| 4.8°C Dublin

Government support up despite Budget: Red C poll


A NEW poll shows a marginal increase in support for the Government parties but 15pc of voters say they will not pay the household charge.

The poll was carried out on Monday and yesterday and is the first Red C poll since the weekend before the budget.

Fine Gael and Labour are up one point to 33pc and 16pc respectively in the survey.

Fianna Fail and Sinn Fein have dropped a point to 17pc and 14pc while the Independents and others are unchanged at 20pc.

When asked about the household charge, 24pc of voters said they do not know if they are liable for the charge, while 19pc say they do not have to pay it.

The poll shows that 42pc know they are due to pay it and say they will.

But 15pc say they know they are liable for the charge but are not going to pay it.

The poll comes on a day that Taoiseach Enda Kenny is in London for talks with British Prime Minister David Cameron.

Mr Kenny said Ireland will not require a second bailout to follow the €67.5bn package agreed with the EU and IMF in 2010.

Speaking during a visit to London, the Taoiseach acknowledged that his country faced "very significant economic challenges" but insisted that it was starting to see "positive results" from the austerity programme introduced in the wake of the financial crisis.

Key to the restoration of financial stability will be a "comprehensive solution" to the problems facing the euro, said Mr Kenny.

He was unable to say whether a referendum will be required in Ireland on the inter-governmental pact on new fiscal disciplines for the eurozone, currently being drawn up between 26 EU states after Britain declined to get involved.

A decision on a referendum will be made after advice is received from Ireland's Attorney General on whether the final text of the agreement is consistent with the constitution, he said.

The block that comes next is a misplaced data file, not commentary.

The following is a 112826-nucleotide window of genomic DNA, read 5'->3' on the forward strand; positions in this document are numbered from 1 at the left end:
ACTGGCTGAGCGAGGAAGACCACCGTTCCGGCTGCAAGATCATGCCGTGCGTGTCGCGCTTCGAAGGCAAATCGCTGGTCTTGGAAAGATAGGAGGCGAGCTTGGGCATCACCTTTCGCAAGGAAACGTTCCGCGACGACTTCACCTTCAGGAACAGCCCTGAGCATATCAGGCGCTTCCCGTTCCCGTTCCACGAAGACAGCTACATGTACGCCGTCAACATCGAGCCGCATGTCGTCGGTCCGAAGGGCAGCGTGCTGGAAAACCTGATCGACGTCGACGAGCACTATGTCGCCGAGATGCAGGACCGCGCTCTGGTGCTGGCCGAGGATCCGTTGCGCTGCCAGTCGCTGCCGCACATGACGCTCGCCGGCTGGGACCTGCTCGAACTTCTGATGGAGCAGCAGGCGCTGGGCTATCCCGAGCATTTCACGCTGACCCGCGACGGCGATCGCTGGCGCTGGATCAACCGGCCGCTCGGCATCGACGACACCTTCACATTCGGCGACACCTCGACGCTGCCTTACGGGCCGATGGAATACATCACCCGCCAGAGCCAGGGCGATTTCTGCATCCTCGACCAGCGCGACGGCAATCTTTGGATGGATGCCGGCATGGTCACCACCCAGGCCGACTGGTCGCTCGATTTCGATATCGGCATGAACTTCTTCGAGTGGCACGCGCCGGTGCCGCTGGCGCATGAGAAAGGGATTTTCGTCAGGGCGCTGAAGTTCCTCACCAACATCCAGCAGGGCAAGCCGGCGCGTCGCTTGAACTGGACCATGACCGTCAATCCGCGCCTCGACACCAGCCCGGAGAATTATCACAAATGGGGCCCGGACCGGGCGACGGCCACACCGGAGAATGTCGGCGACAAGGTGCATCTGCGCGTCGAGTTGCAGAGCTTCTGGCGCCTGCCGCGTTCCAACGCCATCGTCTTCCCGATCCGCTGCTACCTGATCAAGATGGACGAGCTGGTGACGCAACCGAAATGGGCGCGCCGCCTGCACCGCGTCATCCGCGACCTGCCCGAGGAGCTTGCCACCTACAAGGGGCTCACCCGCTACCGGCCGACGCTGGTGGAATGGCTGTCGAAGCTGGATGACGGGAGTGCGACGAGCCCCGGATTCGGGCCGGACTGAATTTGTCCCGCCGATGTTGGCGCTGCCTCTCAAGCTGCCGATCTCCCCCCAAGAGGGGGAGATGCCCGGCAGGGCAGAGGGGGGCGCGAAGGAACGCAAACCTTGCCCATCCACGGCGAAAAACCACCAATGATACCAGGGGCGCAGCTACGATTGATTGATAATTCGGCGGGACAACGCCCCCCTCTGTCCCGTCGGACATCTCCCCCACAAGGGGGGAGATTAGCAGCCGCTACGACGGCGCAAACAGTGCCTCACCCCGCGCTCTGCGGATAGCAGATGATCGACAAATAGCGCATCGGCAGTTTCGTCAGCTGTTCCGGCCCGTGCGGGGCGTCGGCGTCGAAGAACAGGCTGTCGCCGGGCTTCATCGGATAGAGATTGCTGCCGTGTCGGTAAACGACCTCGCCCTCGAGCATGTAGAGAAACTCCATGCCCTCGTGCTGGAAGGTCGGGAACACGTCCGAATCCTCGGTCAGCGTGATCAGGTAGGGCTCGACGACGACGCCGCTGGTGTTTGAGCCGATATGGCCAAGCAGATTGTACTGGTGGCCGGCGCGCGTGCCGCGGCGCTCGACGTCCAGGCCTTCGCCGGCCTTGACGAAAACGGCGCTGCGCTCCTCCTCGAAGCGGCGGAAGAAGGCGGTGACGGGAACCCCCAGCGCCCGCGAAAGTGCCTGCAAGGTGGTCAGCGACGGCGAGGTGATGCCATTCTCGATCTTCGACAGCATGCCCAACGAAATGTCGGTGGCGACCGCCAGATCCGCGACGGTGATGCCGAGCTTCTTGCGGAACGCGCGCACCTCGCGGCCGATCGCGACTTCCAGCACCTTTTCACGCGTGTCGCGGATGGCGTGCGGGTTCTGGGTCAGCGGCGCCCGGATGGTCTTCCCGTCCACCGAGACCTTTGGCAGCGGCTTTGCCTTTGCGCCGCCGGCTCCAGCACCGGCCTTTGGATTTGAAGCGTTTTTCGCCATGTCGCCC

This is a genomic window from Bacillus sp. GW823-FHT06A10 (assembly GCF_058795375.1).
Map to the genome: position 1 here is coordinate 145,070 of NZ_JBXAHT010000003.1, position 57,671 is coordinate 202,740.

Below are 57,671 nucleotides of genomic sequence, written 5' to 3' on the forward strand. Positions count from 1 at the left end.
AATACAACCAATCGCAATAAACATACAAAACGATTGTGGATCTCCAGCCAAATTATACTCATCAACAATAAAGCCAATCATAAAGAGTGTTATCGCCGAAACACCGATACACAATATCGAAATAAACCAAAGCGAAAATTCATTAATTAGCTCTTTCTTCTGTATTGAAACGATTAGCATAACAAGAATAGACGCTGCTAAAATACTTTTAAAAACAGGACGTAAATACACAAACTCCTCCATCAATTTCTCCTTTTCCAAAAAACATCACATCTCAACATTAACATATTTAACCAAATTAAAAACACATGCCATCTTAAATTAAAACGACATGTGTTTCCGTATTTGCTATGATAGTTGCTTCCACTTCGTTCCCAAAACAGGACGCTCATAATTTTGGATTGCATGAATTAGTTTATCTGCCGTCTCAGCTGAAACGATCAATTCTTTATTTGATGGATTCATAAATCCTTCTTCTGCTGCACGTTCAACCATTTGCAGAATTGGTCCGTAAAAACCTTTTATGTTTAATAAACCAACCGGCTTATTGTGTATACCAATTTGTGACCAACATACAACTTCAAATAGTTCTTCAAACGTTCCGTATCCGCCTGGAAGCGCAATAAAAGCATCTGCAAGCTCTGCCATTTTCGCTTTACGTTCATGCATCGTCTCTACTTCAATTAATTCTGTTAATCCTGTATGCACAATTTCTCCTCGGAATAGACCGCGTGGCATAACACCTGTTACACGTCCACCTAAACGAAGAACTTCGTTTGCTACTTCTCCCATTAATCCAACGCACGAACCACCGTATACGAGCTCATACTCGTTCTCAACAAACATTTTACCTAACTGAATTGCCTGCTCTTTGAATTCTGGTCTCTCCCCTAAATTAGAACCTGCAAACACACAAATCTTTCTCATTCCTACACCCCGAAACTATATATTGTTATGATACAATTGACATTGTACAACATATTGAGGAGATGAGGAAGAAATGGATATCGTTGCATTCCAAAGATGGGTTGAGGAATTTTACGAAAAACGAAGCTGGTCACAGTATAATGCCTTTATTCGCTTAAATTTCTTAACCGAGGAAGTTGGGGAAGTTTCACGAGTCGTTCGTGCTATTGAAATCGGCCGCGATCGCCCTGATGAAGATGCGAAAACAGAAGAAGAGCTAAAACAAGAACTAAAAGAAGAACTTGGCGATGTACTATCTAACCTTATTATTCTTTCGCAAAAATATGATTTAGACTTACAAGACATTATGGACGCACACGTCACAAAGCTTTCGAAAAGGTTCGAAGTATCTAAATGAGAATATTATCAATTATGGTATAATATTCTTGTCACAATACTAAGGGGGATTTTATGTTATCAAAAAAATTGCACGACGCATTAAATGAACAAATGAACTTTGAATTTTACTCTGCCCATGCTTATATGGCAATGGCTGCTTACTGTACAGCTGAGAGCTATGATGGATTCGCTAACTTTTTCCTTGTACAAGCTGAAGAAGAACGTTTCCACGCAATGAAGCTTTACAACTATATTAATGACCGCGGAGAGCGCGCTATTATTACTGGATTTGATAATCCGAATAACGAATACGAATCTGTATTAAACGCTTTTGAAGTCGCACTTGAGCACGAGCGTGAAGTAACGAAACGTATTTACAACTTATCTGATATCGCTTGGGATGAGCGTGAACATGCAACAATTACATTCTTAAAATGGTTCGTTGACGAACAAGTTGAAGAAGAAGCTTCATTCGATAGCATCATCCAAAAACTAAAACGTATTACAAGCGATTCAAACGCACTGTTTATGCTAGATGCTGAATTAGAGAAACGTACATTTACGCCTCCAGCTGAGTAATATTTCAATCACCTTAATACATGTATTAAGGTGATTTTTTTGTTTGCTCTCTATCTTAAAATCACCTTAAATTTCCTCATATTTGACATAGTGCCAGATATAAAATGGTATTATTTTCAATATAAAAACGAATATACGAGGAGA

Speaking at Thomson Reuters in London's Canary Wharf ahead of talks with Prime Minister David Cameron in Downing Street, Mr Kenny acknowledged that "we are not yet at a point where market confidence in the euro has been restored".

"We must ensure that more binding, durable and enforceable fiscal rules go hand-in-hand with funding certainty for countries pursuing sound and sustainable economic policies," said the Taoiseach.

"We need to keep pushing forward towards a comprehensive solution to the challenges of the eurozone.

"And beyond that, we absolutely must start creating the conditions and environment for a return to economic growth and job creation across the Union.

"Public confidence in, and support for, the euro - and indeed the European Union - will ultimately be determined by how well we deliver on growth and jobs, rather than on institutional wrangling and complex legal or technical negotiations.

"That must remain the ultimate focus - more growth, more jobs, more prosperity."

Asked after his speech whether Ireland might be forced to seek a second bailout, Mr Kenny responded: "We are meeting all of the targets and all the commitments.

"My genuine belief is that if we can get through the eurozone crisis from a political point of view, we've got a lot of engines that can drive our economy, that will restore confidence and get us moving on.

"In that sense I do not share the view at all in regard to a second bailout being necessary."

Mr Kenny accepted that unemployment levels in the Republic would remain "unacceptably high" during 2012, largely due to a lack of domestic demand.

But he said that Ireland had returned to growth in 2011 for the first time since 2007, and had enjoyed its first current account surplus in a decade. Competitiveness was "improving significantly" and every quarterly review of Ireland's finances by the troika of the European Commission, European Central Bank and IMF had been "positive".

"Our progress has been acknowledged by our peers and the international markets and has gone some way to restoring our international reputation," said Mr Kenny.

"Those positive endorsements are an important underpinning of the credibility of the decisions and actions of my Government."